Ogf27 Ligo

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Presentation in Open Grid From 27 Conference Workshop on Future Requirements for Cyber Infrastructure

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Ogf27 Ligo

  1. 1. Open Grid Forum 27<br />Banff, Canada<br />Requirements for Future Cyber-Infrastructure Workshop<br />Tuesday, October 13th, 2009<br />LIGO Cyber InfrastructureKent BlackburnLSC / LIGO / Caltech<br />LIGO-G0900945<br />
  2. 2. Brief description of the project.<br />Where are the project participants from?<br />How is the e-infrastructure provided?<br />What level of interoperability is required: data, compute, service?<br />Workshop Questions:<br />
  3. 3. Scientific Mission: Directly detect the oscillations of space-time predicted by Einstein’s General Theory of Relativity<br />Two Observatory Sites: Hanford, WA & Livingston, LA<br />L-shaped arms 4 kilometers long on a side.<br />Largest high vacuum system on the Earth’s surface.<br />Able to measure length changes on one one-thousandth the size of a proton over the 4 km distance<br />Instrumentation records roughly one and a quarter Terabytes per day<br />Funded by the National Science Foundation<br />LIGO: Laser Interferometer Gravitational-Wave Observatory<br />
  4. 4. In-Band Sources of Gravitational Waves<br />Periodic (Pulsar) Sources<br />Compact Binary (Black Holes, Neutron Stars) Coalescence<br />Unmodeled Bursts (Supernovae) <br />Gravitational Stochastic (Big Bang) Background<br />
  5. 5. Partners in a Global Network<br />LLO<br />LHO<br />VIRGO<br />GEO600<br />TAMA300<br />AIGO<br />
  6. 6. The LIGO Scientific Collaboration (LSC) is a dynamic group of approximately 700 scientists from approximately 70 institutions worldwide who have joined together in the search for gravitational waves from the the most violent events in the universe. <br />The LIGO Data Grid (LDG) is a collection of computing resources owned and managed by the LSC<br />Provides computing infrastructure necessary for analysis of LIGO data in the search for gravitational waves.<br />Several sites are (will be) part of the Open Science Grid.<br />LIGO Scientific Collaboration<br />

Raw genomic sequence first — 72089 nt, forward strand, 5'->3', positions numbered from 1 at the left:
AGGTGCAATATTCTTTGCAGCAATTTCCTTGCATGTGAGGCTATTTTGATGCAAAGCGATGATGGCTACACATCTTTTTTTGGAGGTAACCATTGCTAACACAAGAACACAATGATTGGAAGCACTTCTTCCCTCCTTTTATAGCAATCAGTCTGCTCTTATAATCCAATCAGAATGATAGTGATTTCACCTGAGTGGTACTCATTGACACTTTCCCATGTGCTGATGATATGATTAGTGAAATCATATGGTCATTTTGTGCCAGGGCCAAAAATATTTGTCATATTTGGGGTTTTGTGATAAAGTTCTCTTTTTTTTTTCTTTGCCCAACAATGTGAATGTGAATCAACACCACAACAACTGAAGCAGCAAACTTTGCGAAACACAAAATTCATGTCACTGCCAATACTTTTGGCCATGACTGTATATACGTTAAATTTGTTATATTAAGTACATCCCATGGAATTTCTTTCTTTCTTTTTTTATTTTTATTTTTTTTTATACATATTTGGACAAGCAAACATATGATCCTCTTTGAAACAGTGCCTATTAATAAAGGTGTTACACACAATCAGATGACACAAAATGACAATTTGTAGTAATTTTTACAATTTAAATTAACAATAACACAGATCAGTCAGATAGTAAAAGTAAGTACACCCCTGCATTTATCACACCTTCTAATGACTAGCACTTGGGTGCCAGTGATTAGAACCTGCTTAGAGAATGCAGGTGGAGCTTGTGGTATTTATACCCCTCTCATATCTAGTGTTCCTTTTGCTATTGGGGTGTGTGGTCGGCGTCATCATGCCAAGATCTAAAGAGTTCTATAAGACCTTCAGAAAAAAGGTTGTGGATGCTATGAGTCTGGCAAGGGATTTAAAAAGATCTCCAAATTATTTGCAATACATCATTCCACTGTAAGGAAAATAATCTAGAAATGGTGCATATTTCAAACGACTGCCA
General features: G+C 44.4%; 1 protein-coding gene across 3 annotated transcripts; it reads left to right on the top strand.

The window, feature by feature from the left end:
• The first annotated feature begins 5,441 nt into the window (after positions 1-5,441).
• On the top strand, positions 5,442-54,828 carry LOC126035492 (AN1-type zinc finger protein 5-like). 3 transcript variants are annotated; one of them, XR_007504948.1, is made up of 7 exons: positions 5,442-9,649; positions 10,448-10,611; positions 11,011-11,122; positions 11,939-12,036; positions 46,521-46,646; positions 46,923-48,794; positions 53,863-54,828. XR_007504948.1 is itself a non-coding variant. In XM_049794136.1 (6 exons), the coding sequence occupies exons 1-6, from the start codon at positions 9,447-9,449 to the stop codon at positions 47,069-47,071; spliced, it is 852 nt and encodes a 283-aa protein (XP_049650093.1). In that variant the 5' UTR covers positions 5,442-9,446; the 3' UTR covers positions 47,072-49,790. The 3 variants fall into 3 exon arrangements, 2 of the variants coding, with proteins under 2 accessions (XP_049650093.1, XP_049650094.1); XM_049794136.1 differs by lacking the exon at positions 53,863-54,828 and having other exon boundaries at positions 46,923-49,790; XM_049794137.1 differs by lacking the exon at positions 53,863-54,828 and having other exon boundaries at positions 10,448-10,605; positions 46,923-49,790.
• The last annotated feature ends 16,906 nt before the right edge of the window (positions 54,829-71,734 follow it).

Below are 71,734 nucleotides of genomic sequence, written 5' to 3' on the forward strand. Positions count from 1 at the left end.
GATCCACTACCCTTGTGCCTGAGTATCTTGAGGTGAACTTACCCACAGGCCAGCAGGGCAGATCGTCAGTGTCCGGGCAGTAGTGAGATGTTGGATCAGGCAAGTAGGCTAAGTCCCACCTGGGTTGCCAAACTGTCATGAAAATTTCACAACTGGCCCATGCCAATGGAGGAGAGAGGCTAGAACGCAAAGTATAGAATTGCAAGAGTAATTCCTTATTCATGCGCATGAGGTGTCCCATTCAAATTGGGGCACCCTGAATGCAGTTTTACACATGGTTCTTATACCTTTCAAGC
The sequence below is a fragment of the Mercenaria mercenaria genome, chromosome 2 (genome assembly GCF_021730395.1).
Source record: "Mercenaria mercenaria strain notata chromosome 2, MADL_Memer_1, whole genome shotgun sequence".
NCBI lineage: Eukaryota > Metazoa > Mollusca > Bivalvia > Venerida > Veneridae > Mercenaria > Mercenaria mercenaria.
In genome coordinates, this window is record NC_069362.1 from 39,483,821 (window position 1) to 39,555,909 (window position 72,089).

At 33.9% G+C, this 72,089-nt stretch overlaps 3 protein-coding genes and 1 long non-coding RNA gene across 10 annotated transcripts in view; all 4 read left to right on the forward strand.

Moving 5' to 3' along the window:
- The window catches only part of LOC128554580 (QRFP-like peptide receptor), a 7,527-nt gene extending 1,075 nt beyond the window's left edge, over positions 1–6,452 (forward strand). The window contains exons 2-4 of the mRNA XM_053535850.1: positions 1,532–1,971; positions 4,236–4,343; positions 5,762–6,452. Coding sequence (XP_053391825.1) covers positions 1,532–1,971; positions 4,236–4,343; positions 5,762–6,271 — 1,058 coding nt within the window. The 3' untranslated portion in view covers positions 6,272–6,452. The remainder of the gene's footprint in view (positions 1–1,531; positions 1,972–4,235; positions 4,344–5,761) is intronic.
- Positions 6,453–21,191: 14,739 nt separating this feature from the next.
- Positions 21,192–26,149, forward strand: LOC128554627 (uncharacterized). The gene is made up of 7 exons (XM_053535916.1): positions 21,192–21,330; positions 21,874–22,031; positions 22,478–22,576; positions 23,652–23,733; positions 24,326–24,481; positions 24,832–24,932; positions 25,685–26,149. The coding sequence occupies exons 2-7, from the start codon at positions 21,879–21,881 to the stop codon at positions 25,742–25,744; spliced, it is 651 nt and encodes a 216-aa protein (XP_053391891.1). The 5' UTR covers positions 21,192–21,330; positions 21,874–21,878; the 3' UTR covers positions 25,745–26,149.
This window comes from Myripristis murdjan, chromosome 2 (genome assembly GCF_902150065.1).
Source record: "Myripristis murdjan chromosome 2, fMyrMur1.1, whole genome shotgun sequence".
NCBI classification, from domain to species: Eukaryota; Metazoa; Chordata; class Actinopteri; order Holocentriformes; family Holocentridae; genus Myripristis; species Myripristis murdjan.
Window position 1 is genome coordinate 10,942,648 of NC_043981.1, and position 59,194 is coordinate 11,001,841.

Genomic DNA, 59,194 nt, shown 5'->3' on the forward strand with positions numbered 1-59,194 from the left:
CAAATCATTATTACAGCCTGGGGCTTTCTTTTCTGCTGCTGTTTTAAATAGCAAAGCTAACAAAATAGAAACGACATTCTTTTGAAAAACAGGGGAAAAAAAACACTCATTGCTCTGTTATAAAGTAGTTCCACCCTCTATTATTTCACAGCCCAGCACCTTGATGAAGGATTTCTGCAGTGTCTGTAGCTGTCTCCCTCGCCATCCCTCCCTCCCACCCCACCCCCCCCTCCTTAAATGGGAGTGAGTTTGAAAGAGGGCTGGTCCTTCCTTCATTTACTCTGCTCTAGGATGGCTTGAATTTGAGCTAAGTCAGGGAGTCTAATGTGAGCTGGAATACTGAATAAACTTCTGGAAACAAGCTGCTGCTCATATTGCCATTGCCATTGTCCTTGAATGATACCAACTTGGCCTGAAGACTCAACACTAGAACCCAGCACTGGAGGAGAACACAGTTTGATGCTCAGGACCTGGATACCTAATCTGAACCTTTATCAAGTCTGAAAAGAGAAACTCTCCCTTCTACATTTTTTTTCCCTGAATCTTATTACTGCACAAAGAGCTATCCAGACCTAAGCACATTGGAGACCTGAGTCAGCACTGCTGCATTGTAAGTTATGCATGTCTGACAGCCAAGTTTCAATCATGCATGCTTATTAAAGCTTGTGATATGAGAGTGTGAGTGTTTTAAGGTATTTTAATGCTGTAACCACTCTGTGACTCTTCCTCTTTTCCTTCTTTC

7. 7. LIGO Data Grid<br />The LIGO Scientific Collaboration operates 9 clusters, <br />with a total of approximately 17,000 cores in total.<br />Condor is deployed on all LDG sites.<br />AEI Hannover<br />Cardiff<br />AEI Berlin<br />Syracuse<br />LIGO <br />Hanford<br />UW Milwaukee<br />LIGO <br />MIT<br />LIGO <br />Caltech<br />LIGO <br />Livingston<br />
  8. 8. Architecturally, the LIGO Data Grid relies on a fundamental design choice: <br />Replication & Cataloging of Science Data to all centers as a service<br />Users are not entangled by issues of getting data to their jobs/workflows<br />Satellite tools are needed to provide integrity and interoperability<br />Source Code Version Control and Repositories<br />Data Analysis Tool Distributions compatible with user platforms and skills<br />Web servers, Wikis, Document Databases, Data Analysis Databases, Audio/Video Conferencing, …<br />Cyber-Infrastructure Tools<br />
  9. 9. The LIGO Data Grid is scaled to provide full coverage of the Compact Binary Coalescence (CBC) analysis<br />This doesn’t have head room for large new analysis models<br />As a baseline scope, this also supports Burst, Stochastic and a limited (targeted) form of the Periodic analyses<br />LIGO also incorporates additional cyber-infrastructures to assure flexibility and new thinking<br />BOINC Applications<br />Periodic searches could utilize every computer on Earth!<br />Open Science Grid<br />Many common services & software with the LIGO Data Grid<br />More on Cyber-Infrastructures<br />
  10. 10. Reaches out to the the masses with personal computers and idle compute cycles looking for an application<br />BOINC Application (Einstein@Home)<br /><ul><li>Einstein@Home is a World Year of Physics </li></ul>2005 and an International Year of Astronomy 2009 project supported by the American Physical Society (APS) and by a number of international organizations. <br /><ul><li> Analysis is dominated by large FFTs.
  11. 11. Half a million registered participants.
  12. 12. Open Science Grid ranked #2 contributor</li></ul>through adaption of BOING to submission<br />mechanism onto grids.<br />
  13. 13. Open Science Grid<br />LIGO is a key stakeholder in the OSG<br />OSG is used opportunistically by LIGO to gain additional computing resources for two of LIGO’s analyses:<br />LIGO Applications<br />Opens Science Grid<br />Compact Binary Coalescence Workflows (60,000 DAG nodes)<br />Einstein@Home on the OSG<br />
  14. 14. CBC Workflow DAG mini-Cartoon<br />LIGO’s Compact Binary Coalescence Analysis relies on in-house tools<br />to generate workflows with complex interdependencies between jobs <br />and data. A typical analysis run involves tens to hundreds of thousands of <br />DAG nodes requiring roughly a week to run each workflow.<br />
  15. 15. The enormous variety of interfaces, services, tools making up the cyber-infrastructure used by the LIGO Scientific Collaboration introduces a challenging authentication/authorization problem<br />Dozens of credentials are need by each participant to be able to conduct daily science mission oriented tasks<br />LIGO is actively pursuing a single Auth(2) solution under the purview of the “Auth-Project”<br />Still under active development<br />Facing many challenges from existing infrastructure policies, requiring adoption of redundant or home grown technologies to support user community<br />Challenges Looking Forward<br />
  16. 16. What are we looking for?<br />Rules that are easy to master.<br />Ability to distribute objects/apps transparently around the cyber-infrastructure.<br />Evolution when objects warrant.<br />Sufficiently sophisticated to support complex goals.<br />Have some fun on the way!<br />

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